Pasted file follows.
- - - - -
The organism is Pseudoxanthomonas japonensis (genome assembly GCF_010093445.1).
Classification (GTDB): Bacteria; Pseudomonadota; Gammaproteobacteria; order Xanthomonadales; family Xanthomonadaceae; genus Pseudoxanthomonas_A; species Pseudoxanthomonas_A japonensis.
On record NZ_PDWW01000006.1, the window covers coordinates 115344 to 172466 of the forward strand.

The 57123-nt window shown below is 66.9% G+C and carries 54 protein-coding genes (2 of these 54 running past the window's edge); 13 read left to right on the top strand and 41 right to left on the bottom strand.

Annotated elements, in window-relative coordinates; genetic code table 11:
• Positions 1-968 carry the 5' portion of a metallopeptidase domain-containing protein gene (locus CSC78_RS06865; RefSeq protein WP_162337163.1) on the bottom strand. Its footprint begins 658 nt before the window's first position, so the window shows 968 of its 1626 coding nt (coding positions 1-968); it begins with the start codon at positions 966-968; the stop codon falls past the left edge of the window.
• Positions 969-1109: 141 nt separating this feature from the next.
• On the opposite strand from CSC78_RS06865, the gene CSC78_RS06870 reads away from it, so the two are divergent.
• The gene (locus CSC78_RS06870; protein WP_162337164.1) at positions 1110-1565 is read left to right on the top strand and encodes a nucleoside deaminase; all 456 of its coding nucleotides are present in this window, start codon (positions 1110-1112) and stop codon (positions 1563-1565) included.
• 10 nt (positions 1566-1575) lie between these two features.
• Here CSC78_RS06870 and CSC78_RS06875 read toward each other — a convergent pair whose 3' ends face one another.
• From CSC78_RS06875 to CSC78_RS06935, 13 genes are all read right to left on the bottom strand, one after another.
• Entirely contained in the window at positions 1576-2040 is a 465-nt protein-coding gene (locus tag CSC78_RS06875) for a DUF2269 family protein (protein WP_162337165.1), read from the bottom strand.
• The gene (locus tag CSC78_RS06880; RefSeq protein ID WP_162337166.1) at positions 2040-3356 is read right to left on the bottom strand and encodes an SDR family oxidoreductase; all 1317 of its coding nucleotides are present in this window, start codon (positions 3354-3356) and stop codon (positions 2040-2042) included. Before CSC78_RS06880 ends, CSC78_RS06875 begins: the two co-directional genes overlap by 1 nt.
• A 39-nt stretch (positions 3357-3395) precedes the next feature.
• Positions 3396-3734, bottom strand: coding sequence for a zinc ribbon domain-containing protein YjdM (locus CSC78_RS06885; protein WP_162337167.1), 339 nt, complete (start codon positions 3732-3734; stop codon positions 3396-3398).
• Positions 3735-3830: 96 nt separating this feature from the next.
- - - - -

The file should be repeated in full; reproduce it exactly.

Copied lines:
The organism is Pseudoxanthomonas japonensis (genome assembly GCF_010093445.1).
Classification (GTDB): Bacteria; Pseudomonadota; Gammaproteobacteria; order Xanthomonadales; family Xanthomonadaceae; genus Pseudoxanthomonas_A; species Pseudoxanthomonas_A japonensis.
On record NZ_PDWW01000006.1, the window covers coordinates 115344 to 172466 of the forward strand.

The 57123-nt window shown below is 66.9% G+C and carries 54 protein-coding genes (2 of these 54 running past the window's edge); 13 read left to right on the top strand and 41 right to left on the bottom strand.

Annotated elements, in window-relative coordinates; genetic code table 11:
• Positions 1-968 carry the 5' portion of a metallopeptidase domain-containing protein gene (locus CSC78_RS06865; RefSeq protein WP_162337163.1) on the bottom strand. Its footprint begins 658 nt before the window's first position, so the window shows 968 of its 1626 coding nt (coding positions 1-968); it begins with the start codon at positions 966-968; the stop codon falls past the left edge of the window.
• Positions 969-1109: 141 nt separating this feature from the next.
• On the opposite strand from CSC78_RS06865, the gene CSC78_RS06870 reads away from it, so the two are divergent.
• The gene (locus CSC78_RS06870; protein WP_162337164.1) at positions 1110-1565 is read left to right on the top strand and encodes a nucleoside deaminase; all 456 of its coding nucleotides are present in this window, start codon (positions 1110-1112) and stop codon (positions 1563-1565) included.
• 10 nt (positions 1566-1575) lie between these two features.
• Here CSC78_RS06870 and CSC78_RS06875 read toward each other — a convergent pair whose 3' ends face one another.
• From CSC78_RS06875 to CSC78_RS06935, 13 genes are all read right to left on the bottom strand, one after another.
• Entirely contained in the window at positions 1576-2040 is a 465-nt protein-coding gene (locus tag CSC78_RS06875) for a DUF2269 family protein (protein WP_162337165.1), read from the bottom strand.
• The gene (locus tag CSC78_RS06880; RefSeq protein ID WP_162337166.1) at positions 2040-3356 is read right to left on the bottom strand and encodes an SDR family oxidoreductase; all 1317 of its coding nucleotides are present in this window, start codon (positions 3354-3356) and stop codon (positions 2040-2042) included. Before CSC78_RS06880 ends, CSC78_RS06875 begins: the two co-directional genes overlap by 1 nt.
• A 39-nt stretch (positions 3357-3395) precedes the next feature.
• Positions 3396-3734, bottom strand: coding sequence for a zinc ribbon domain-containing protein YjdM (locus CSC78_RS06885; protein WP_162337167.1), 339 nt, complete (start codon positions 3732-3734; stop codon positions 3396-3398).
• Positions 3735-3830: 96 nt separating this feature from the next.